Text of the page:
Industry analysis and market analysis are two different ways to look at the environment in which a company competes. Although related, these two types of analysis differ in their scope.
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Industry analysis looks at long-term trends and economic forces that affect the overall industry. Industry analysis is commonly performed within the framework of Michael Porter’s "Five Forces," a theory used to assess the structure of an industry.
Porter identified the following forces that affect an industry: bargaining power of suppliers; bargaining power of buyers; threat of new entrants; threat of substitutes (products or services that may be used instead of those in question; also called replacement products); and rivalry among competitors.
Market analysis considers the “market” the company operates in. It asks questions like, “ What features are important to the target customer?” “How can I cause the target customer to buy this company’s product, instead of another’s?” “What marketing vehicles will attract and engage the target customer?”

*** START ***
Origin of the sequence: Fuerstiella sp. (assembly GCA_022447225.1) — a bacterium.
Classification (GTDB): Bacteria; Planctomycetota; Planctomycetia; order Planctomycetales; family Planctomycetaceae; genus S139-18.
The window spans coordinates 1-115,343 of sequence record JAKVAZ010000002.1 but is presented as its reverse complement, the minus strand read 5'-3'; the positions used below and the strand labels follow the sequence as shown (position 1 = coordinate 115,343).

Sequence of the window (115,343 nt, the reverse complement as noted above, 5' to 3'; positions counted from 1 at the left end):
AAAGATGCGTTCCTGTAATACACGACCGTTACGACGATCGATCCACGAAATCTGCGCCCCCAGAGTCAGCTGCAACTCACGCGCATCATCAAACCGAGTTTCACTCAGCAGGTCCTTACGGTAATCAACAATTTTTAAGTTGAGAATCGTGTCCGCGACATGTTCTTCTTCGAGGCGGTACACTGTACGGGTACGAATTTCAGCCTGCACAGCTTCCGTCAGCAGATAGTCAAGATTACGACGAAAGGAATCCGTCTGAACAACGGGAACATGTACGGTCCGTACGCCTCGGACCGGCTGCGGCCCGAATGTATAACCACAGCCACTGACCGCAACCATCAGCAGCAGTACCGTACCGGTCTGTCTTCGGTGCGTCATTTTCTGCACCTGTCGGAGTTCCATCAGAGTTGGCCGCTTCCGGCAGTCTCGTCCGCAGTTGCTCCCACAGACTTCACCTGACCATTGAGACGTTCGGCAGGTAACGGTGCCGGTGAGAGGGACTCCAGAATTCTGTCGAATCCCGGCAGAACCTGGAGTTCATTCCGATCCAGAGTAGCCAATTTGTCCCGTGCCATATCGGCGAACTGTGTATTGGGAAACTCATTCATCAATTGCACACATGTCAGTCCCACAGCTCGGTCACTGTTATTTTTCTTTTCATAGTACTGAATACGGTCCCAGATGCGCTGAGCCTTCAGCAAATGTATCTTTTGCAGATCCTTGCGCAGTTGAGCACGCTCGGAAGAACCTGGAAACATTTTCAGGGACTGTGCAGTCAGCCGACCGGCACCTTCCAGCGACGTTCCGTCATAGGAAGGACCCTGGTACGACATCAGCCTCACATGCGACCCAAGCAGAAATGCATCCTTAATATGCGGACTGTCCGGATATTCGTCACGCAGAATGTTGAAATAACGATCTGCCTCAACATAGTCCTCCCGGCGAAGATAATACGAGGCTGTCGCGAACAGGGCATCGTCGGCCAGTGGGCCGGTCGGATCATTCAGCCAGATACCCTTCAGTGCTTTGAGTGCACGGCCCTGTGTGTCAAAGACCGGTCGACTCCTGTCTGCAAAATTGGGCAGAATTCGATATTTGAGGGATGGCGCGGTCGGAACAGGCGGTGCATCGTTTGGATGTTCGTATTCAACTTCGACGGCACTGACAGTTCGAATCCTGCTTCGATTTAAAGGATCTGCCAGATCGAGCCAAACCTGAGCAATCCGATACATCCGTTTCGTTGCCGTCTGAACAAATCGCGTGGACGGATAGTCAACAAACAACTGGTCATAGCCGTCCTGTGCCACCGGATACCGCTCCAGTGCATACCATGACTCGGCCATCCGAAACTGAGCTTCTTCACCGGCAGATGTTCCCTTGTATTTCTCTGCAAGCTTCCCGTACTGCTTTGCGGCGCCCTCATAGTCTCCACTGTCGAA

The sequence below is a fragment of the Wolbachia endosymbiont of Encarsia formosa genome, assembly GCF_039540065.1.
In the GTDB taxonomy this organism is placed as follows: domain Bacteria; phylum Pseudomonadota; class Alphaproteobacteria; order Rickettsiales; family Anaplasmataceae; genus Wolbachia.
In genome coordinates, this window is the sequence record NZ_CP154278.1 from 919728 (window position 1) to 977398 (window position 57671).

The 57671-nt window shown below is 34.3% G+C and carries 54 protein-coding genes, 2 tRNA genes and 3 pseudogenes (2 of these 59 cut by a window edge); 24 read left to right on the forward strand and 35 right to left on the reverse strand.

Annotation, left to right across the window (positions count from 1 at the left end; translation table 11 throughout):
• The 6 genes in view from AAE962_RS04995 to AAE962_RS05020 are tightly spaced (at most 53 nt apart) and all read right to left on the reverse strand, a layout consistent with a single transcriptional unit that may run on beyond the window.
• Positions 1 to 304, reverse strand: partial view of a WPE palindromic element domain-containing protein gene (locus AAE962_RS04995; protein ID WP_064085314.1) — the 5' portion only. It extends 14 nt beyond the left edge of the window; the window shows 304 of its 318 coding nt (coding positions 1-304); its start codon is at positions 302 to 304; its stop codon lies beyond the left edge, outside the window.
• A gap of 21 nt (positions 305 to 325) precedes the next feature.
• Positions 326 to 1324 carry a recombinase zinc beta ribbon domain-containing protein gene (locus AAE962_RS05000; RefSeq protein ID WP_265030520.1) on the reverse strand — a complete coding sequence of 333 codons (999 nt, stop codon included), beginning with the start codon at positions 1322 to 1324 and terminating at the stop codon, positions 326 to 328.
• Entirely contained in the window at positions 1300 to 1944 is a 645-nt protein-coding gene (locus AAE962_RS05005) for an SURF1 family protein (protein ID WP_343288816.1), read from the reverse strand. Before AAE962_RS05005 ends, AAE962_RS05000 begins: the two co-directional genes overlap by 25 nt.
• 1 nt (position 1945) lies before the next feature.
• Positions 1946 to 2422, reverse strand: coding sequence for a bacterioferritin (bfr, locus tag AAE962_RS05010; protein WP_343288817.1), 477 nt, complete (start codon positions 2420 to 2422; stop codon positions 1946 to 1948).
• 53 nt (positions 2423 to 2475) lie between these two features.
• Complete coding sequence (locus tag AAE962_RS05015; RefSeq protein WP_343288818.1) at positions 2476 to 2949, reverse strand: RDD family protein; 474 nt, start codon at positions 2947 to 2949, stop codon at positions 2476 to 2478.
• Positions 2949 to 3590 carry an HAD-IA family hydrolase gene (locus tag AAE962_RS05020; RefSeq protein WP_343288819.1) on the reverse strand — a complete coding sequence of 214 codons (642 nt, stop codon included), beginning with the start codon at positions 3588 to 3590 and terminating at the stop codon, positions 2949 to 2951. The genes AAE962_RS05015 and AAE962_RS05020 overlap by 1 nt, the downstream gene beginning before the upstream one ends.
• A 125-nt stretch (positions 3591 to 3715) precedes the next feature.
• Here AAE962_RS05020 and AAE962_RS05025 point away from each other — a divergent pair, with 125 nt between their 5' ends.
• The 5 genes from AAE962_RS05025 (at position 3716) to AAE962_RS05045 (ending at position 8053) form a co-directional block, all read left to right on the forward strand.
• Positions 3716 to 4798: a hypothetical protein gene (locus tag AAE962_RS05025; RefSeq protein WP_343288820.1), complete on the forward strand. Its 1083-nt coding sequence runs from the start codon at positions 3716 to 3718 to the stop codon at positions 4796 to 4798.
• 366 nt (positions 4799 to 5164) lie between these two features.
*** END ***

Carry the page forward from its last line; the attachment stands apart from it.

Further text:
Finding a Niche
An integral part of market analysis is identifying “who” the target customer is, meaning the sort of person the product or service appeals to most. Also called a “niche”, it is typically expressed as a demographic. For example, the niche market for iPads could be young professional urbanites in two-income homes.
Competition is examined in both industry and market analysis, and both types of analysis are important in understanding the competition a company faces. However, the scopes differ. In industry analysis, competition is examined at the industry level in terms of all the possible competition out there: companies that make the same product (i.e., candles), or make a product that fills the same need (i.e., gifts). Market analysis looks specifically at the competition that exists relative to the target market (i.e., designer candles, Yankee candles and scented candles).
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